You can see them in this video:http://www.tv100.ru/news/unikalnye-nahodki-v-carskom-sele-86063/
Announced at the Alexander Palace yesterday, builders have discovered sections of the palace's historic past, constructed in the 19th century, and cemented over in the early 20th. During the continuing large-scale restoration of the palace's basements, workers restoring brick walls literally stumbled into them.
Two secret passageways were sealed into the wall for more than half a century. As builders dismantled the masonry, they could not believe their eyes. Two staircases were preserved, one in perfect condition, and even the wooden railing did had not rotted.
In the adjacent wall is another gem -- a toilet. On the wall, Metlaskoy tile one hundred years old still clings to the walls, but no plumbing remains. It is believed that the toilet belonged to Nicholas II himself, as the stairs lead to his private apartments.
The other Imperial mystery was waiting for restorers literally around the corner. There, a servants' tunnel has miraculously survived under a layer of concrete.
The tunnel, according to correspondent Anastasia Glebova appears to have been an underpass connecting the Alexander Palace kitchens to the main palace constructed in the 19th century by the architect Danini. After World War 2, the tunnels were concreted over.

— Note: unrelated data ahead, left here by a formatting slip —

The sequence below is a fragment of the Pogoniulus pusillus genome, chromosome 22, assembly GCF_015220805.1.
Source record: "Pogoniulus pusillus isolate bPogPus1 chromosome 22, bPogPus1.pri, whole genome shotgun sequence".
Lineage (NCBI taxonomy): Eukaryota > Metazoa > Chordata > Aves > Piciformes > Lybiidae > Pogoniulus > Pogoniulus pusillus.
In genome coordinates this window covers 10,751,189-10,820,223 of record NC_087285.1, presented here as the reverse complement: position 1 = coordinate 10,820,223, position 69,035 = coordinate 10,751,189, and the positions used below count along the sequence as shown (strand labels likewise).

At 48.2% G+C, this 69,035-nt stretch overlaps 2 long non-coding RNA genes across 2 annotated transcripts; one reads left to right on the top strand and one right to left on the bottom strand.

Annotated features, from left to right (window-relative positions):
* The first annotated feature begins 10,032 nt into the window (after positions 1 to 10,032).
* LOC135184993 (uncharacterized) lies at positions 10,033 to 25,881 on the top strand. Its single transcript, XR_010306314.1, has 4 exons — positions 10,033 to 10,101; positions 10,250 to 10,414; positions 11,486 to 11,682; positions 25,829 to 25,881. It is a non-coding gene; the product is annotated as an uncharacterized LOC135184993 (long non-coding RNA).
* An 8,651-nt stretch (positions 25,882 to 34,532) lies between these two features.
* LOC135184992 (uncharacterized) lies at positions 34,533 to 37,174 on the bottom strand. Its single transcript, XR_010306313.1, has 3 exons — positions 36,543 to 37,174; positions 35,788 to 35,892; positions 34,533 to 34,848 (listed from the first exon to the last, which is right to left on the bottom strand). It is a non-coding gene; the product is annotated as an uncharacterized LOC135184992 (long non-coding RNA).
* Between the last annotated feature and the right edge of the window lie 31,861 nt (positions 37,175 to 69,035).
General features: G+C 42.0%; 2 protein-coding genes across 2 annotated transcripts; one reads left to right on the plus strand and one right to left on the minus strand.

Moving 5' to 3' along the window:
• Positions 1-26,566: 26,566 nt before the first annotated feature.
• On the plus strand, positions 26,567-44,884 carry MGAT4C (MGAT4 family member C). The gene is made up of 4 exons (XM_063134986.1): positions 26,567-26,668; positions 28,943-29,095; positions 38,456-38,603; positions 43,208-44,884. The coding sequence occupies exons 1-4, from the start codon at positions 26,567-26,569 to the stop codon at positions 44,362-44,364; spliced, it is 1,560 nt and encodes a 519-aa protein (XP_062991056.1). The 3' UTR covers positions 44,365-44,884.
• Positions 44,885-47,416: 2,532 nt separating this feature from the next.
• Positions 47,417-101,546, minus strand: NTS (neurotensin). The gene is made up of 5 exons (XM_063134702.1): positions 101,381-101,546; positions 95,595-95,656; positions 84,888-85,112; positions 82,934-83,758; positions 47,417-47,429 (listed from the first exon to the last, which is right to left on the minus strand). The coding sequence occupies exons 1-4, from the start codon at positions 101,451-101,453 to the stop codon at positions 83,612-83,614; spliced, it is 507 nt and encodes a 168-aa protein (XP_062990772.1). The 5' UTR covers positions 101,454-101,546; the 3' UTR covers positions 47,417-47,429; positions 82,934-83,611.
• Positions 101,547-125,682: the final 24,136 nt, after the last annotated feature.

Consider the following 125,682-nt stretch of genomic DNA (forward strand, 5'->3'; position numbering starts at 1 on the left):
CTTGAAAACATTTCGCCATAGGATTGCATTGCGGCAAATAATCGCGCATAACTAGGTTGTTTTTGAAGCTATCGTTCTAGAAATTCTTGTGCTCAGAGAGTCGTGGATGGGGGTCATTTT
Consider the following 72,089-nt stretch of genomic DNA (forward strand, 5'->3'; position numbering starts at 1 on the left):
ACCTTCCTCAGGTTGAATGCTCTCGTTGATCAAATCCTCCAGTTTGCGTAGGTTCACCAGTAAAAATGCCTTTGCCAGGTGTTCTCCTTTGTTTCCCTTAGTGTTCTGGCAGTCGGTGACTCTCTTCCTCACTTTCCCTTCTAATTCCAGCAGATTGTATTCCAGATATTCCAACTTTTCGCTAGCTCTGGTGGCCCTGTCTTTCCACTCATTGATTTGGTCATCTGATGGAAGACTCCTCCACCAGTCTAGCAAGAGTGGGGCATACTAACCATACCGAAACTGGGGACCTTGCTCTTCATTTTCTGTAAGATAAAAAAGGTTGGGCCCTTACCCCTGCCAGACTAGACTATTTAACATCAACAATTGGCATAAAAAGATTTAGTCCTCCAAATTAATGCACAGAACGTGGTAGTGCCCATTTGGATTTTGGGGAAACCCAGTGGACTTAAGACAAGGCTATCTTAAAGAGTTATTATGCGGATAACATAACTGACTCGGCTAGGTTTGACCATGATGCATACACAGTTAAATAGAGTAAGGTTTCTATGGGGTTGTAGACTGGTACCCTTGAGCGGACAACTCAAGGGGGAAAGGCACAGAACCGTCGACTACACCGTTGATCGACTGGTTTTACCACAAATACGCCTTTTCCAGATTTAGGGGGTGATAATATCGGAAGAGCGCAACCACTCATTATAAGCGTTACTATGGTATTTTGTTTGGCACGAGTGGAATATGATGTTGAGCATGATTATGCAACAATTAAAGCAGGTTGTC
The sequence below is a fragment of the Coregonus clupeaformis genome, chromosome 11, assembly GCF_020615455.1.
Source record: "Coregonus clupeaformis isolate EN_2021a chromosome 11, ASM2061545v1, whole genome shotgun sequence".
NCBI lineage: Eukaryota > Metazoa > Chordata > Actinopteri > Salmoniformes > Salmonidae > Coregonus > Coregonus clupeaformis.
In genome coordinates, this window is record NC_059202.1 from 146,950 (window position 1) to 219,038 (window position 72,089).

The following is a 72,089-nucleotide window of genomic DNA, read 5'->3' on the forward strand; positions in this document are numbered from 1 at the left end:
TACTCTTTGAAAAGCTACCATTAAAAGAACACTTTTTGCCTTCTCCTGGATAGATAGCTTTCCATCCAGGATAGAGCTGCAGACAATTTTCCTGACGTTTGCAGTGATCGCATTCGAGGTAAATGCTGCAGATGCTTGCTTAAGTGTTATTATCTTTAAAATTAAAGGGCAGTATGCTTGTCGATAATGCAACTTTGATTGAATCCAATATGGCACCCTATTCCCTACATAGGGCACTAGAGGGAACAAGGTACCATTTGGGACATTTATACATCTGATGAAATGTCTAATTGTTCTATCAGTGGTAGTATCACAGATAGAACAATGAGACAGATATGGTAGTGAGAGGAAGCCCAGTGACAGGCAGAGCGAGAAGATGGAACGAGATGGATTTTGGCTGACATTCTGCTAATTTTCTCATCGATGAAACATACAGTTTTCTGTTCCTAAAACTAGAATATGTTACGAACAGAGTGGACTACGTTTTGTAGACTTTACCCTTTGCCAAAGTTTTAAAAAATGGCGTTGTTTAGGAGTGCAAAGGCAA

While the restorers knew Danini's architectural plans from the late 19th century, in which he rebuilt sections of the the Alexander Palace for Nicholas II, they were unaware that In Soviet times, these stairs - and the underpass were bricked over.
The military occupied the building for years, and because cement was scarce and of poor quality, it was easy to see where later work had been done. To the delight of the restorers, the basement was almost untouched by civilization under the plaster and brick.
The management of the museum not decided what to do with the secret staircase and toilet - just to preserve them, or to restore them and restore access to Nicholas II's apartments as they were under the emperor. Neither is the fate of the tunnel certain - whether it is will become available to all visitors or to remain for official use only.